The tension between the aliens and the humans comes to a head when an MNU field operative, Wikus van der Merwe (Sharlto Copley), contracts a mysterious virus that begins changing his DNA. Wikus quickly becomes the most hunted man in the world, as well as the most valuable - he is the key to unlocking the secrets of alien technology. Ostracized and friendless, there is only one place left for him to hide: District 9.

Directed by Neill Blomkamp, Written by Neill Blomkamp and Terri Tatchell, Produced by Peter Jackson and Carolynne Cunningham. Executive Producers Ken Kamins, Bill Block, Paul Hanson and Elliot Ferwerda. Cast. Sharlto Copley and David James - writing studio

Those of you who have seen District 9, post your thoughts on the film here…

The Lambda Child Trailer

Be Phat Motel Productions is an up and coming collaboration between a number of South Africa’s hottest young industry professionals. Be Phat are making waves through consistent high-end work and an ability to think outside of the box, squeezing the maximum potential out of every project and never sacrificing production value. “Quality over quantity” and a desire to push the boundaries of the film industry, conceptually, visually and narratively are the driving forces behind Be Phat Motel.

Sean Drummond - Writer/Producer
Michael Matthews - Director
Shaun Lee - Cinematographer
Daniel Mitchell - Editor

Look out for the talented bephatmotel group, they truly have what it takes to make great films.
The Lambda Child is a project the guys have been working on for a few years now, actor Garret Dillahunt signed on to The Lambda Child, as the bad guy, Edward. You might have seen him in “The Assassination of Jesse James by the Coward Robert Ford” starring alongside Brad Pitt, or in the oscar winning “No Country for Old Men” last year.

Lambda is bephatmotel’s long term project, In the meantime they are moving forward with “5 Fingers for Marseilles”, a smaller film with a very original concept and treatment.
“5 Fingers For Marseilles is the one we’re really pushing forward at the moment. There’s an interesting development and production model/plan for it. We want to go into production on it march/april next year” - Michael Matthews

We hear the guys will be shooting on red, we will definitely have to get them in for a Q&A; some time and post it to the forum.
Here’s some poster art work for the meantime…


A Life Alone

For 63 years, Tom Rose and his wife, Mary, built a life together on his family farm on Canaanville Road. Then last year Mary passed away, leaving Tom to face the future alone, surrounded by a lifetime of memories.

Maisie Crow: Photography, Videography and Production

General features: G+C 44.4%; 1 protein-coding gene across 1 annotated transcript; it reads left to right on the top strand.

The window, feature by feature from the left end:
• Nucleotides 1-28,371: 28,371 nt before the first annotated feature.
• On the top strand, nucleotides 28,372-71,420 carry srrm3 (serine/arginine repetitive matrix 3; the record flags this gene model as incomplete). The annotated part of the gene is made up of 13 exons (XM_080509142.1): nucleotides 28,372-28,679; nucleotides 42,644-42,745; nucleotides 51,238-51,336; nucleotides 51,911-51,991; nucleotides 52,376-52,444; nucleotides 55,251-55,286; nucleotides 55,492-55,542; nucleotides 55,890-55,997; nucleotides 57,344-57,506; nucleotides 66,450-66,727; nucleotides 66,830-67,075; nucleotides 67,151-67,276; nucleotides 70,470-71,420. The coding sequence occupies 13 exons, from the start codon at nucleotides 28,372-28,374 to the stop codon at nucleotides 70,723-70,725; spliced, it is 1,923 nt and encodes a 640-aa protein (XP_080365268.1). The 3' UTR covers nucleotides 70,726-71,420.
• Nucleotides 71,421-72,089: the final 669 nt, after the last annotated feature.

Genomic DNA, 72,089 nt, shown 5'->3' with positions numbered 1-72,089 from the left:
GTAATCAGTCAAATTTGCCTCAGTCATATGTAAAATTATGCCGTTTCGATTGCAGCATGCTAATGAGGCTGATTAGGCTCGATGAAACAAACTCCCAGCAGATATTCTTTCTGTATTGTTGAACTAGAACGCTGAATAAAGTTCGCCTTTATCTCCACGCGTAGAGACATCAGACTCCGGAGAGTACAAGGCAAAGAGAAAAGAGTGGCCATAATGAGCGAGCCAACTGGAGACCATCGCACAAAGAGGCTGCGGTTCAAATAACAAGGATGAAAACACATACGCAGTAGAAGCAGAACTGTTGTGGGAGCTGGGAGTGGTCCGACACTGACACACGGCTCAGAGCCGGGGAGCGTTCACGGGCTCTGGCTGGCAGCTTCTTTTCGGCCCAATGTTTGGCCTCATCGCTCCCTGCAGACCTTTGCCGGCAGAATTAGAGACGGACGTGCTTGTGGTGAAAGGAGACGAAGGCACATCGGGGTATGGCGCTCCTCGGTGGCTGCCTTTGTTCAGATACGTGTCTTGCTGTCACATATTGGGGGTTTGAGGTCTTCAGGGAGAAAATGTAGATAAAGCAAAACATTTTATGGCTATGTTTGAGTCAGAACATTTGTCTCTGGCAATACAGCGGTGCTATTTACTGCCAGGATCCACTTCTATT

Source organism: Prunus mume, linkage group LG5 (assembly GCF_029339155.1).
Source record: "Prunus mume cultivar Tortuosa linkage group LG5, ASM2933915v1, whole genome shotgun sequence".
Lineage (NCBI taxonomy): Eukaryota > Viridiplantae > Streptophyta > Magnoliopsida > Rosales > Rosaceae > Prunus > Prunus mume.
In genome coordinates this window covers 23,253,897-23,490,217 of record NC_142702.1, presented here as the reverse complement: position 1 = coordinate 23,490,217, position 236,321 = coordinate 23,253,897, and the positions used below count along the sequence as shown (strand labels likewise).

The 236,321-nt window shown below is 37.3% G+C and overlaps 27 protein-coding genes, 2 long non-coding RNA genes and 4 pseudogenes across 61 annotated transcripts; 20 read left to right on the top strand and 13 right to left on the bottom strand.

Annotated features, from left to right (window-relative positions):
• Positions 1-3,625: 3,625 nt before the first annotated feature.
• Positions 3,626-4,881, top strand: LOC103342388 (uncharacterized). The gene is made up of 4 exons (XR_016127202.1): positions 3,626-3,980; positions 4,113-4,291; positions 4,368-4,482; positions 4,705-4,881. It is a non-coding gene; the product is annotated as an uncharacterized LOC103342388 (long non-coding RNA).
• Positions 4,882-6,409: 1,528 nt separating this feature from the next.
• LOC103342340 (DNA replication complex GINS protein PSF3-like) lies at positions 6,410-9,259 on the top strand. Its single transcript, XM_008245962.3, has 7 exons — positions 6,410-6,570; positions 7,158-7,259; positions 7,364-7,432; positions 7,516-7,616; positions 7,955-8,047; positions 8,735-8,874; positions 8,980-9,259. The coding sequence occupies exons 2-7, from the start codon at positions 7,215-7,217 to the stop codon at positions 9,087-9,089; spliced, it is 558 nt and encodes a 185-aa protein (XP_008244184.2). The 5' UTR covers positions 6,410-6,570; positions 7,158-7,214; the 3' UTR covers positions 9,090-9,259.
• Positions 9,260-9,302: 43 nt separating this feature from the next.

Jenn Poggi: Senior Producer

I found this short film inspirational, hope it will motivate you to share your stories.

The New Socialism

This is a great read written by technocratum, Kevin Kelly. Entitled “the New Socialism” Kelly debates the role of digitalism and the culture that has come from it. Mostly from the point of view of an open source, free-share supporter, Kelly draws parallels between old school socialism and how it has adapted it’s from for the digital age. Further than that the article delves into how monetary gains are being made through the use of free sharing and community building.

The New Socialism: Global Collectivist Society Is Coming Online

We’re not talking about your grandfather’s socialism. In fact, there is a long list of past movements this new socialism is not. It is not class warfare. It is not anti-American; indeed, digital socialism may be the newest American innovation. While old-school socialism was an arm of the state, digital socialism is socialism without the state. This new brand of socialism currently operates in the realm of culture and economics, rather than government—for now.

Indeed, its not about governments or politics, it will stagnate if government, politics or corporate become part of it. This movement will only live for as long as “The People” want it to. As long as people are investing their time (and if so by proxy also their money: time=money) then digitalsocialism will survive. The communities online are merely a natural progression of existing societies. In an age where we are friends with people around the globe and are able to sustain these relationships through our digital tech, development of societies are inevitable. WE have found a town square and called it the internet. It’s a place where vendors and buyers meet, where philosophers can sit on a chair and explore deep questions and where people with common interest meet.